hoydenish


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hoy·den

 (hoid′n)
n.
A high-spirited, boisterous, or saucy girl.
adj.
High-spirited; boisterous.

[From earlier hoyden, a rude youth, probably from Dutch heiden, heathen, boor, from Middle Dutch; see kaito- in Indo-European roots.]

hoy′den·ish adj.
ThesaurusAntonymsRelated WordsSynonymsLegend:
Adj.1.hoydenish - used of girlshoydenish - used of girls; wild and boisterous  
unwomanly - not womanly; "the logical clearness of her arguments...condemned her as eccentric and unwomanly"
Translations

hoydenish

adjrangenhaft (dated), → wild, ungestüm
References in periodicals archive ?
Her portrayal was winning, avoiding the slightly hoydenish Adina of convention.
Led by Cush Jumbo ("The Good Wife") as the hoydenish Kate, and Janet McTeer ("Mary Stuart") as the woman-taming Petruchio, the all-female cast runs a bit wild in mocking the ways of men and the wiles of women.
Redgrave was pure magic as Viola--tall and boyish without ever being hoydenish (one of the pitfalls of the role), and very moving.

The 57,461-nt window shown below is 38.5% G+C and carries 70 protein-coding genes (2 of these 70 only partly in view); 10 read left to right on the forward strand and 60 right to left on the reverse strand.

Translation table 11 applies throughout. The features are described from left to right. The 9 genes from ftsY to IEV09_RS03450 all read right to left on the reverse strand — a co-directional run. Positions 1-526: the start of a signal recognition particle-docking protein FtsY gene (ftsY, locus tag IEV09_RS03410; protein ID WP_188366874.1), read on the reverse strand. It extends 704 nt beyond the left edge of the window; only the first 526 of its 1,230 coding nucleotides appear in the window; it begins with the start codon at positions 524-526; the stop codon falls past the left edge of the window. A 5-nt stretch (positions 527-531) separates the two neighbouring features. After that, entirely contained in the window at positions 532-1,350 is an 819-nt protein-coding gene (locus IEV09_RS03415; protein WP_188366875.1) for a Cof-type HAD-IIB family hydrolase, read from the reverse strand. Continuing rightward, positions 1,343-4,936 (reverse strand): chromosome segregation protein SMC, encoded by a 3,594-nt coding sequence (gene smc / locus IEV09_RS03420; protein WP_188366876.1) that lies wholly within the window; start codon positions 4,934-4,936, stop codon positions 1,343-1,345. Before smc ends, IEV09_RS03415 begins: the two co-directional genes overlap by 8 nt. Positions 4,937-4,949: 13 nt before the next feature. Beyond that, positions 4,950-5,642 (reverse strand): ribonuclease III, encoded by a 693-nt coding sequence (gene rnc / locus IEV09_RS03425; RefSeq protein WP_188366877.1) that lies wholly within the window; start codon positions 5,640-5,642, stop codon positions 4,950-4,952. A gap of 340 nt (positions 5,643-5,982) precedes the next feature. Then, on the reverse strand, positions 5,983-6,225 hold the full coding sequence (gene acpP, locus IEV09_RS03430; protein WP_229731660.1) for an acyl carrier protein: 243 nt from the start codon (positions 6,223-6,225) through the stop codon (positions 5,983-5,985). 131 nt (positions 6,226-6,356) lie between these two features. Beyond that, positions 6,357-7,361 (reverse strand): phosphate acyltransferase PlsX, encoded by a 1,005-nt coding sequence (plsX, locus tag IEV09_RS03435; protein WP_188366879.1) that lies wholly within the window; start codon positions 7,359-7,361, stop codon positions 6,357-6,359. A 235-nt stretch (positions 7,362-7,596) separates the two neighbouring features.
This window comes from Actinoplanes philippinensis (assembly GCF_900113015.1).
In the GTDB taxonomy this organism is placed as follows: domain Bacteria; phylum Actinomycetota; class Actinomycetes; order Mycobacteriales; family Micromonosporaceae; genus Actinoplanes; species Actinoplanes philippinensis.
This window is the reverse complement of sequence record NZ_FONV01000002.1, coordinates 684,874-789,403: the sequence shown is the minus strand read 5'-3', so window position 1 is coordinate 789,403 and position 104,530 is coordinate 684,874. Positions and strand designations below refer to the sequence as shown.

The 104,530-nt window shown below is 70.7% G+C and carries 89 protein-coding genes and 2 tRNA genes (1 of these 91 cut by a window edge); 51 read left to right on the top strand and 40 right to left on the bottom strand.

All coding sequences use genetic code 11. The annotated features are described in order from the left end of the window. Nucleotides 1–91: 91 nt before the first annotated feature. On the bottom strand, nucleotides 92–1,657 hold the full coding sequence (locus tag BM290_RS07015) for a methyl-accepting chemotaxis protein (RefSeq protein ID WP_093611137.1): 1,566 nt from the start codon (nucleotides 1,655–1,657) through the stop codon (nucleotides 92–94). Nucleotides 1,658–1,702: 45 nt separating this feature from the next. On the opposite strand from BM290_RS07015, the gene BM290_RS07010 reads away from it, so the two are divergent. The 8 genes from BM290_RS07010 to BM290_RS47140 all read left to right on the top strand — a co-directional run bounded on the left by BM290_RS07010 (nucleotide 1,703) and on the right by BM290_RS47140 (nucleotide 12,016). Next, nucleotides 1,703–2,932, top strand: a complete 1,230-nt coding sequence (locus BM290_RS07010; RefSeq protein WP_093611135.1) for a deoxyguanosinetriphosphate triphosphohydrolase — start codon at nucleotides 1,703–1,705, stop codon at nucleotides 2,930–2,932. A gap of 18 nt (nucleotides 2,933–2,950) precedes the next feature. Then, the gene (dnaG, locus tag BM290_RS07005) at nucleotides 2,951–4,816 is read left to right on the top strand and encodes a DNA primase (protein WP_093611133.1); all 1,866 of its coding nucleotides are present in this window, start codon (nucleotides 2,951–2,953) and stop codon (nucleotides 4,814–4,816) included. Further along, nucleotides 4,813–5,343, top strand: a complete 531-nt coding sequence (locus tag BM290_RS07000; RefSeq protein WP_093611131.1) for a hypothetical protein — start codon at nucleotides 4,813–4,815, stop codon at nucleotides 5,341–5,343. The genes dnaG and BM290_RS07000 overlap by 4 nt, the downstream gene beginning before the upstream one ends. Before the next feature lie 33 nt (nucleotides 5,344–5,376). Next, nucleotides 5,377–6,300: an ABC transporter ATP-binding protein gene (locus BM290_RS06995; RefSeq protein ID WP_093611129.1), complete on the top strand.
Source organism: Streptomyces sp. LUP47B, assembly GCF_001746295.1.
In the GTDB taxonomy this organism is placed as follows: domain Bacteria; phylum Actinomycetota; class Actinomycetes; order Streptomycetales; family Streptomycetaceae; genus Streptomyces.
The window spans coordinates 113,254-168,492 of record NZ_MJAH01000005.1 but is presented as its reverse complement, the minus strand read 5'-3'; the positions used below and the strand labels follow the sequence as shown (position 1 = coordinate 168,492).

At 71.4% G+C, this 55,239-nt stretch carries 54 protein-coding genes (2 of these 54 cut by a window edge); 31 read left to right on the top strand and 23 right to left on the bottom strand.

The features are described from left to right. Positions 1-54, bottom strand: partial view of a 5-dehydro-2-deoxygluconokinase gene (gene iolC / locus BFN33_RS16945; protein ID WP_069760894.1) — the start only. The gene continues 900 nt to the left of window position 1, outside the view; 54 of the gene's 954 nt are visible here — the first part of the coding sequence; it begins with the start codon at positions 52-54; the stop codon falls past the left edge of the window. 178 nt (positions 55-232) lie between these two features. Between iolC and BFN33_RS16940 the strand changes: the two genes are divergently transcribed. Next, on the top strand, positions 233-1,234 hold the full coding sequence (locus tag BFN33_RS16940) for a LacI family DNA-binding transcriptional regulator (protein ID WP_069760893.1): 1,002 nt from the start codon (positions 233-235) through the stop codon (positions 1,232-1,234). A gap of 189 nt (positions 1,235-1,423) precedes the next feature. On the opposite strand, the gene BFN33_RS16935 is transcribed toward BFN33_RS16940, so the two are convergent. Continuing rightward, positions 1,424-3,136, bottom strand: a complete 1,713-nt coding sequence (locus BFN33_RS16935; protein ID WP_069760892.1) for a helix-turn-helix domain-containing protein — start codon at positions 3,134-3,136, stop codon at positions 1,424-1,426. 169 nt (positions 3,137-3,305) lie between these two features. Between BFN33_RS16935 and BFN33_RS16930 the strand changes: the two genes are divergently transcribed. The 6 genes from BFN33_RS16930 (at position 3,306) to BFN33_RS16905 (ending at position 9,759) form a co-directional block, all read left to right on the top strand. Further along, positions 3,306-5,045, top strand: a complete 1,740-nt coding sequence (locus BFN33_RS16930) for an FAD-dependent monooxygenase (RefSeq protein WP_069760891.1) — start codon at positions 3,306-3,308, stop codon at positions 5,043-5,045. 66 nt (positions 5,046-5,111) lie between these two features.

This junior biography has a place in our cultural history in that it traces in simple terms the development of a hoydenish young girl into not only an Australian icon but a world-famous diva.
The growing perceptions of the actors as twenty-first-century actors often became an obstacle to the sort of hoydenish expectations that are typical for the Rosalind role (the tomboy imbued with an indefinable "feminine" attraction), and this made the male flirtation scenes hover between what probably would have been risque twenty years ago, and what is progressively normal today.
It seems a natural leap from Lu's hoydenish pose and the soldier boy's straggly laces to the series "A Study of Perspective," 1995-2003, in which Ai's middle finger splits the distance between the lens and seats of political and cultural authority from around the globe.
Even in historical novels for young adult readers, authors such as Maxine Trottier placate US sensibilities with over-modem, hoydenish heroines, cliches about women's lives in eighteenth-century Britain being uniformly 'stifling', and pro-Rebel rhetoric.